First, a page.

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  • Jeffrey R. Gruen, Yale University
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  • Michelle Luciano, University of Edinburgh
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  • Bertram Muller-Myhsok, Max Planck Institute of Psychiatry, University of Liverpool
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  • Dianne F. Newbury, Oxford Brookes University
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  • Richard K. Olson, University of Colorado Boulder
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  • Silvia Paracchini, University of St Andrews
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  • Tomas Paus, University of Montreal
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  • Robert Plomin, King's College London
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  • Sheena Reilly, Murdoch Children's Research Institute, Griffith University Queensland
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  • Gerd Schulte-Korne, Ludwig Maximilian University of Munich
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  • J. Bruce Tomblin, University of Iowa
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  • Elsje van Bergen, Vrije Universiteit Amsterdam, Netherlands Twin Register
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  • Andrew J.O. Whitehouse, Telethon Kids Institute
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  • Erik G. Willcutt, University of Colorado Boulder
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  • Beate St Pourcain, Max Planck Institute for Psycholinguistics, University of Bristol, Radboud University Nijmegen
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  • Clyde Francks, Max Planck Institute for Psycholinguistics, Radboud University Nijmegen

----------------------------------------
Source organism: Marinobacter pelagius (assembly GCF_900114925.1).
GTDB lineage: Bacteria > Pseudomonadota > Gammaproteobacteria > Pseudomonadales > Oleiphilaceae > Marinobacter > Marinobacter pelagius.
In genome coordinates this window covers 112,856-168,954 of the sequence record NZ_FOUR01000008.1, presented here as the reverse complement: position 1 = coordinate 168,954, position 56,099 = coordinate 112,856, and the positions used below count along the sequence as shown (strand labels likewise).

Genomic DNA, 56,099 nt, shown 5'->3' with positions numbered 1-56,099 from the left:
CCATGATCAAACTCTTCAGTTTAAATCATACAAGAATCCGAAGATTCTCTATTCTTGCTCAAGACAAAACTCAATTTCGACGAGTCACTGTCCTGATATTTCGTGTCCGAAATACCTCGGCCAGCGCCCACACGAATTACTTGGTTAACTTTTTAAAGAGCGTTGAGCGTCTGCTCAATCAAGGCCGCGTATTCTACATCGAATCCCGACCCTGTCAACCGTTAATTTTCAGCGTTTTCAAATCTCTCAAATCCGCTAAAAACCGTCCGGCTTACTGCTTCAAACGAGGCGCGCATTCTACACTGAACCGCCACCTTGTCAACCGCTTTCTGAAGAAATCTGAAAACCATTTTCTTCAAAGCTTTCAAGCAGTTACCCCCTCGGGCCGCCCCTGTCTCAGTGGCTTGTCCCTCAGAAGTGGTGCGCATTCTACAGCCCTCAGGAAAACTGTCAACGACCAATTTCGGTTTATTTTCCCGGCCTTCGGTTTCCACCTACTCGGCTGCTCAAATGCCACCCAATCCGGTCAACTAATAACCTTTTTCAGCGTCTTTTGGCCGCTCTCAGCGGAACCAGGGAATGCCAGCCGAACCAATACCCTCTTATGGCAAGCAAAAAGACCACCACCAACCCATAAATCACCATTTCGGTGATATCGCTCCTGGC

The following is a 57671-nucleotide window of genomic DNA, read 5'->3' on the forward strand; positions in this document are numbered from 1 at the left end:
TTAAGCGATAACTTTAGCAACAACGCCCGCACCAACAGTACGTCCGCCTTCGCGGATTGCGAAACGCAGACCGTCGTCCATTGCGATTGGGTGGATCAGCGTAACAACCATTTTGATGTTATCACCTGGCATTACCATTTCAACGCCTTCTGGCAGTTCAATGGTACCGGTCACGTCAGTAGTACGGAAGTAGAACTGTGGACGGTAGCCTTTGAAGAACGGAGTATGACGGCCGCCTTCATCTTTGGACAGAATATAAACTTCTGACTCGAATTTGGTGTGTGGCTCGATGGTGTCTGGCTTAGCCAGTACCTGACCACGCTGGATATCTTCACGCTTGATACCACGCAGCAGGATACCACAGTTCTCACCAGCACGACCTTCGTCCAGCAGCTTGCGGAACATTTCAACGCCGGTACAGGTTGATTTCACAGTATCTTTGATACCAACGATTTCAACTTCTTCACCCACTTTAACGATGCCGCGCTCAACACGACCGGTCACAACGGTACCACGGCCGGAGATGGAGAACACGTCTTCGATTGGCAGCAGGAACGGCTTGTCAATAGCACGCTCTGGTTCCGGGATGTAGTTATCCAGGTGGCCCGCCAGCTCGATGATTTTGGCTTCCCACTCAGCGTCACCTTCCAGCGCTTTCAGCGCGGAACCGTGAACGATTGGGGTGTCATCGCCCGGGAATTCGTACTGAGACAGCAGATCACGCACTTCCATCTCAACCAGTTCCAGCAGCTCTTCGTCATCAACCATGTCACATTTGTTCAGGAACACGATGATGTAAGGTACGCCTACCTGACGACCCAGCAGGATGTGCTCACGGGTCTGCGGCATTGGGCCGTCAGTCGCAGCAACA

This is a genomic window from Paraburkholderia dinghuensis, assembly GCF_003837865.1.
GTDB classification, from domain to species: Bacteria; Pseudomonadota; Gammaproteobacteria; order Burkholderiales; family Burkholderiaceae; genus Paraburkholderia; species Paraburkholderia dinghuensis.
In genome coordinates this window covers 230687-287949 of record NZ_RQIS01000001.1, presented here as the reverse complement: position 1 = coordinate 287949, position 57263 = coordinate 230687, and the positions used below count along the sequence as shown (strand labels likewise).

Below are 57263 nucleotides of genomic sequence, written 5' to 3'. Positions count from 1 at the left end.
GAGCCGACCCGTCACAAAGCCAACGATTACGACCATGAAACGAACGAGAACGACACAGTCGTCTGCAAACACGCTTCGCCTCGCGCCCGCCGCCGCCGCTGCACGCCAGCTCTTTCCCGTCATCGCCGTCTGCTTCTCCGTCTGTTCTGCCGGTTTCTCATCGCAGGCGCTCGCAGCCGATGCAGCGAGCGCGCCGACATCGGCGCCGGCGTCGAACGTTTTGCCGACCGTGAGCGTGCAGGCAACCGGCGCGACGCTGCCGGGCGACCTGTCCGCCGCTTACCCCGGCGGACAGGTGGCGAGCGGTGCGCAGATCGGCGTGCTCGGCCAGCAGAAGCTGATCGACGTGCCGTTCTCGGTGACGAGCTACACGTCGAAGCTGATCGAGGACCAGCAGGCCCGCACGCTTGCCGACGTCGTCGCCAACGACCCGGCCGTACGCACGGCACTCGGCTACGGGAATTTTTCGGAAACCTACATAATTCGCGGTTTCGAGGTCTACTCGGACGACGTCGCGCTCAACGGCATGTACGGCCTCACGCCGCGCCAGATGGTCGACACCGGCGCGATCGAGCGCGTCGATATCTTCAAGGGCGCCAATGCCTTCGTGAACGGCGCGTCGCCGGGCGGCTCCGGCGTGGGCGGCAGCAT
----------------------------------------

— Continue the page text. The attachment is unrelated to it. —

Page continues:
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  • Simon E. Fisher, Max Planck Institute for Psycholinguistics, Radboud University Nijmegen

The use of spoken and written language is a fundamental human capacity. Individual differences in reading- and language-related skills are influenced by genetic variation, with twin-based heritability estimates of 30 to 80% depending on the trait. The genetic architecture is complex, heterogeneous, and multifactorial, but investigations of contributions of single-nucleotide polymorphisms (SNPs) were thus far underpowered. We present a multicohort genome-wide association study (GWAS) of five traits assessed individually using psychometric measures (word reading, nonword reading, spelling, phoneme awareness, and nonword repetition) in samples of 13,633 to 33,959 participants aged 5 to 26 y. We identified genome-wide significant association with word reading (rs11208009, P = 1.098 × 1028) at a locus that has not been associated with intelligence or educational attainment. All five reading-/language-related traits showed robust SNP heritability, accounting for 13 to 26% of trait variability. Genomic structural equation modeling revealed a shared genetic factor explaining most of the variation in word/nonword reading, spelling, and phoneme awareness, which only partially overlapped with genetic variation contributing to nonword repetition, intelligence, and educational attainment. A multivariate GWAS of word/nonword reading, spelling, and phoneme awareness maximized power for follow-up investigation. Genetic correlation analysis with neuroimaging traits identified an association with the surface area of the banks of the left superior temporal sulcus, a brain region linked to the processing of spoken and written language. Heritability was enriched for genomic elements regulating gene expression in the fetal brain and in chromosomal regions that are depleted of Neanderthal variants. Together, these results provide avenues for deciphering the biological underpinnings of uniquely human traits.

Original languageEnglish
Article numbere2202764119
JournalPNAS (Proceedings of the National Academy of Sciences of the United States of America)
Volume119
Issue35
ISSN0027-8424
DOIs
Publication statusPublished - Aug 2022

Bibliographical note

Publisher Copyright:
Copyright © 2022 the Author(s).

    Research areas

  • genome-wide association study, language, meta-analysis, reading